With dry bars popping up throughout major cities, professional blowouts have become as accessible and convenient as mani/pedis at the corner nail salon. “For a modest price, it’s easier than ever to get your hair professionally styled several times a week,” says Kristy Dicus, a colorist at the Frédéric Fekkai salon in Los Angeles. The downside? Increased, close-range contact with heated appliances can leave strands looking dull and fried over time.
Even if you don’t have a standing appointment or monthly membership to DryBar, DIY styling with dryers, curling irons and flatirons can still result in frizz, split ends and breakage. “Heat tools typically run anywhere from 300 to 400 degrees Fahrenheit,” explains Melissa Harvey, a New York-based consulting trichologist (hair scientist) with hair growth company Bio Follicle. “They speed up evaporation, and the wind from the dryer draws tiny water droplets into the air.” In the short term, you’re left with hair that appears smooth and tame, but over time, repeat offenders will suffer permanent shaft damage, dryness and split ends. “Hair isn’t designed to withstand more than 120 degrees of heat,” Harvey says. “If your hair is fine, adjust your tool to the lowest setting, and even if it’s thick, you should still proceed with caution on high temps.”
Since most of us aren’t about to start air-drying every day (though Harvey does recommend switching up your routine and restricting heat tools to just once or twice a week), major companies have developed new, multi-tasking products that aim to speed up drying and styling time, thereby limiting exposure to heat. The titanium-coated barrel on the John Frieda Styling Tools by Conair Salon Shape Hot Air Brush ($40, at drugstores), for example, can be used to create Old-Hollywood waves on wet or dry hair, thanks to two heat settings and one cold one that eliminate the need for using hot rollers after blow-drying.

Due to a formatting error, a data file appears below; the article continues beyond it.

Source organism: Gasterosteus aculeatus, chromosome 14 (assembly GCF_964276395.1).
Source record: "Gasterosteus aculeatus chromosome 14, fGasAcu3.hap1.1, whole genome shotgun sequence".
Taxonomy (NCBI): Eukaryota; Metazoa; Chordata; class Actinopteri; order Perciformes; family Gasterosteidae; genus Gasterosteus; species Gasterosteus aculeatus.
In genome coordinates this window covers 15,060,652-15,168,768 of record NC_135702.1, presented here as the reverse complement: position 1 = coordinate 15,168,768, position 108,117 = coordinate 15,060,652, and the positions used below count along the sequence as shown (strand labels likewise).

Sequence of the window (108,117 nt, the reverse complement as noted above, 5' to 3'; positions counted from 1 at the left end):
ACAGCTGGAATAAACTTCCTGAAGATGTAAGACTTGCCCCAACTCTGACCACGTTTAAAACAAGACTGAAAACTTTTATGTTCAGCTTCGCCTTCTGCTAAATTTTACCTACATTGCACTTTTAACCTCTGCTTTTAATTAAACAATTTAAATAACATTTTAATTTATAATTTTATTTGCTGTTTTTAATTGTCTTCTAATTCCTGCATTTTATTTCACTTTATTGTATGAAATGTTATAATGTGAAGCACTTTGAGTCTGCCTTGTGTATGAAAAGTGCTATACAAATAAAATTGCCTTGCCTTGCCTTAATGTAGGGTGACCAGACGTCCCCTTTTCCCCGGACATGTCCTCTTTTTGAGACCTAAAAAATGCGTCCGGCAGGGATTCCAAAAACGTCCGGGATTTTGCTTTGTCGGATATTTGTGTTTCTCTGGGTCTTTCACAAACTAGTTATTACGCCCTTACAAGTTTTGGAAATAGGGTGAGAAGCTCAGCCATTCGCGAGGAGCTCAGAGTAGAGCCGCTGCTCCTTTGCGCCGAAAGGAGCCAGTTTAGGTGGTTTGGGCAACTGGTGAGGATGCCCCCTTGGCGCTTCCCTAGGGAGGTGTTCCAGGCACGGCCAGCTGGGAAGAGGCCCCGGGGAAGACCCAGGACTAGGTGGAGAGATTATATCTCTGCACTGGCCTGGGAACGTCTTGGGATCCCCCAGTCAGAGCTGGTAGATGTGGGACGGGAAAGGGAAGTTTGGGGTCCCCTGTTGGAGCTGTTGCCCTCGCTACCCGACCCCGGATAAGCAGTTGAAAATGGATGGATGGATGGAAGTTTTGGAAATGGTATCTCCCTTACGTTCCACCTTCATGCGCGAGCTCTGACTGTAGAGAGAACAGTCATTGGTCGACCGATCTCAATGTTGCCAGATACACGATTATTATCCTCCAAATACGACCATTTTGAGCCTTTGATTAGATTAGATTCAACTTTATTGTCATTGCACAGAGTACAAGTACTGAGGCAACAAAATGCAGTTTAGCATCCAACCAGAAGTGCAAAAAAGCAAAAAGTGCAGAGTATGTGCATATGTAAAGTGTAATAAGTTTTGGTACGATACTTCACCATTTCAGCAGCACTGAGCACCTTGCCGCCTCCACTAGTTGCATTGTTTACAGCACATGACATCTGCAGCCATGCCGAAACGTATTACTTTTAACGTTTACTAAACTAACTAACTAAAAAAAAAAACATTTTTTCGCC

The Cricket Static Free Fast Flow Brush is designed with large vents to help reduce styling time, and its static-free bristles prevent flyaways so you don’t have to direct the dryer nozzle near delicate roots or follow with a straightening iron. And the new, practically foolproof Coolway AutoSense Styler first measures moisture levels in your hair then automatically adjusts its already low temperature (below 300 degrees) while passing over hair sections. According to in-house clinical tests, hair breakage was reduced by 75 percent, and frizz by 50 percent. And thanks to its ceramic plate technology, the company claims it actually strengthens and improves hair quality by up to 300 percent while you style. “Ceramic irons work by sealing off the hair cuticle to make hair appear shinier,” Harvey says. “They’re great for those with already dry or damaged hair since they help lock in moisture.”
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